Hurricane Energy Plc’s (LON:HUR) half yearly results on Friday were the company’s first set of financials to include revenue.
The May start-up of the Lancaster field’s early production system (EPS) was a landmark moment for the company, which has since seen output ramp-up with rates at the end of the period running ahead of guidance.
“Achieving first oil on schedule and on budget is a remarkable achievement and a huge credit to our operating team, our partners and contractors,” said Dr Robert Trice, Hurricane's chief executive.
"Since first oil, Hurricane has sold over 1.6 million barrels of oil across four cargoes and Lancaster has been producing at an average of 14,100 barrels of oil per day.”
Hurricane generated some US$22.5mln from its first crude oil lifting (the only one in the first half) and it also banked a US$6.2mln tax refund, related to R&D tax credits.
The company reported a US$1.2mln operating profit, reversing a US$4.7mln loss in the comparative period in 2018.
It made a US$21.2mln net loss after tax in the first half, narrowed from US$75.1mln in 2018, with the figure included a US$23.5mln non-cash fair value loss related to a derivative element within its convertible bonds.
Hurricane ended June with some US$81.4mln of cash.
Trice added: “The operating cash flow that the EPS is delivering provides Hurricane with greater control of our future as we seek to deliver growth in reserves and production across all of our Rona Ridge assets.
"Whilst the financial security gained from production is crucial, the ultimate goal of the Lancaster Early Production System is to improve our understanding of the reservoir to aid planning of future phases of development of Hurricane's significant Rona Ridge resource.
“Throughout the start-up phase and following first oil, the reservoir has performed at the higher end of expectations.”
Trice noted that it will take at least six months of ‘steady state’ production from the EPS before the company is able to evaluate the validity of Lancaster’s reservoir model.
Lancaster start-up in facts
Hydrocarbons were introduced into the EPS on 11 May ahead of ‘first oil’ production on 4 June.
Production had averaged around 14,100 barrels of oil per day between 4 June and the latest crude lifting from the Aoka Mizu floating production facility, which was 17 September.
Four crude cargoes have been sold from the EPS to date, which in aggregate amounts to 1.6mln barrels of oil.
The EPS has seen overall system availability above 85% which is the figure used in the company’s long-term guidance.
Hurricane’s current, unchanged, guidance for 2019 anticipates an average production rate of 12,500 bopd (per day since ‘first oil’) which equates to over 2.8mln barrels of crude.
Drill programmes and GWA development
A three-well drill programme began earlier this year and is ongoing.
As previously announced, the Warwick Deep well – the first of the three - encountered a “poorly connected section of the fracture network” and it did not flow oil at commercial rates. The well did encounter a 712 metre section of fractured basement reservoir, with light oil confirmed in analysis.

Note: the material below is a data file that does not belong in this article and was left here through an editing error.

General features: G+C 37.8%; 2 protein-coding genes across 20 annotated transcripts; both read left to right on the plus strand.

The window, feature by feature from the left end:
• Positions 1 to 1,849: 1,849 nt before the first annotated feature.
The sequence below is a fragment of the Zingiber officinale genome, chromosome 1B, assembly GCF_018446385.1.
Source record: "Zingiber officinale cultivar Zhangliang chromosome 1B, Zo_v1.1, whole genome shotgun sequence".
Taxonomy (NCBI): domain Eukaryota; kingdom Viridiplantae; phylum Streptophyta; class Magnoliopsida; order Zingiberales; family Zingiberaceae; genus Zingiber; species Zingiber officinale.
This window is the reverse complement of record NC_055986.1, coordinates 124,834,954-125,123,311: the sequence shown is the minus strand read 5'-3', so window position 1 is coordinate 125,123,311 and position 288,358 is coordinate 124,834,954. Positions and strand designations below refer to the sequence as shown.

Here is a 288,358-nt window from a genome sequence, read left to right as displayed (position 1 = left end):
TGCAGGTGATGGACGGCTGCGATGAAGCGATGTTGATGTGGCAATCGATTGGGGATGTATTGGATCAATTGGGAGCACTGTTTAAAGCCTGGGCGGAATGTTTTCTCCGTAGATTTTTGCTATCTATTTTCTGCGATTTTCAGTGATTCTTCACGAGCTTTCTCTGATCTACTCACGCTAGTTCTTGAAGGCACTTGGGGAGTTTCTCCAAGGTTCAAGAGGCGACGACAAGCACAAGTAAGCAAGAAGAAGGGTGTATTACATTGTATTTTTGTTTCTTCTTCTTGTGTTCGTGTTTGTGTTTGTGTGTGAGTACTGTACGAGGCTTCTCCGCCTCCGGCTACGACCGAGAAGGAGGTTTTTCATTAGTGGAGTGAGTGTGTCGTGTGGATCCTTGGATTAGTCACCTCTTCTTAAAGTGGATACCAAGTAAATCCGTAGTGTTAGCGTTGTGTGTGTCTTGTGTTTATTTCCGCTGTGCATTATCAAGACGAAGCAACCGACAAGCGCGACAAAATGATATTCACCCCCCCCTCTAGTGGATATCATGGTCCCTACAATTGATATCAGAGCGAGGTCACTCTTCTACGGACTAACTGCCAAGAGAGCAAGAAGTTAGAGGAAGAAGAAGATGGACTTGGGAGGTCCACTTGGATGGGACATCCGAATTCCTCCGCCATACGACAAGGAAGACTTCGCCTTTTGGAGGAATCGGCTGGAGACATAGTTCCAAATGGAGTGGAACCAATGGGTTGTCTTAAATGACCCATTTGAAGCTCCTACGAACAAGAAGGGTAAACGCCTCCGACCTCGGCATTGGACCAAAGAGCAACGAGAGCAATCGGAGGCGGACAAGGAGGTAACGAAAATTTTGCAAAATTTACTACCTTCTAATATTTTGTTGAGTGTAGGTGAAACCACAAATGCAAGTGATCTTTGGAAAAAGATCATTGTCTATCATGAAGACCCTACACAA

Lincoln Crestal, the second and most recent well, was a success with flow testing results last week confirming rates of 9,800 bopd with pumping and 4,682 bopd in natural flow conditions. The crude was confirmed as being light, 43 degree API, oil.
Hurricane said it continues to analyse the possible reasons for the sub-commercial flow rates in the Warwick Deep well.
It is planned that Lincoln Crestal will be tied into Lancaster’s Aoka Mizu vessel, subject to regulatory consent and concurrent to the facility being tied into the West of Shetland Gas Pipeline system (WOSPs) and Lancaster’s ‘debottlenecking’.
Hurricane expects that the third well in the programme, Warwick West, will be drilled shortly.
The drill programme is located in the Greater Warwick Area, spanning the Warwick and Lincoln resources, adjacent to the Greater Lancaster Are which comprises the Lancaster and Halifax fields.
GWA is 50% owned by Hurricane following the farm-out to Centrica-backed Spirit Energy which sees the new partner covering the drill costs of the current drill programme.
The GLA and GWA together comprise an broader area referred to by Hurricane as the Rona Ridge.
Highlighting the drilling successes, Trice added: "Following the successful Lincoln Crestal well, we look forward to continuing with our Greater Warwick Area work programme with our partners Spirit Energy.
“This programme is designed to enable us to obtain the necessary reservoir data from across the GWA in order to allow the partnership to work towards an initial phase of full field development on the Greater Warwick Area."
Hurricane noted that long lead items have been ordered for the planned GWA 2020 well programme and a rig contract is expected to be signed shortly.
The Spirit Energy farm-out deal, agreed a year ago, envisaged two phases of drilling with Hurricane being ‘carried’ for up to US$387mln of drilling spend – US$180.6mln in the first programme and a further US$187.5mln in a second programme, subject to the 2019 results.
In 2018, the agreement outlined that three additional wells could be drilled in 2019 to further appraise the GWA assets and to assist engineering design ahead of a possible final investment decision on field development by 2021.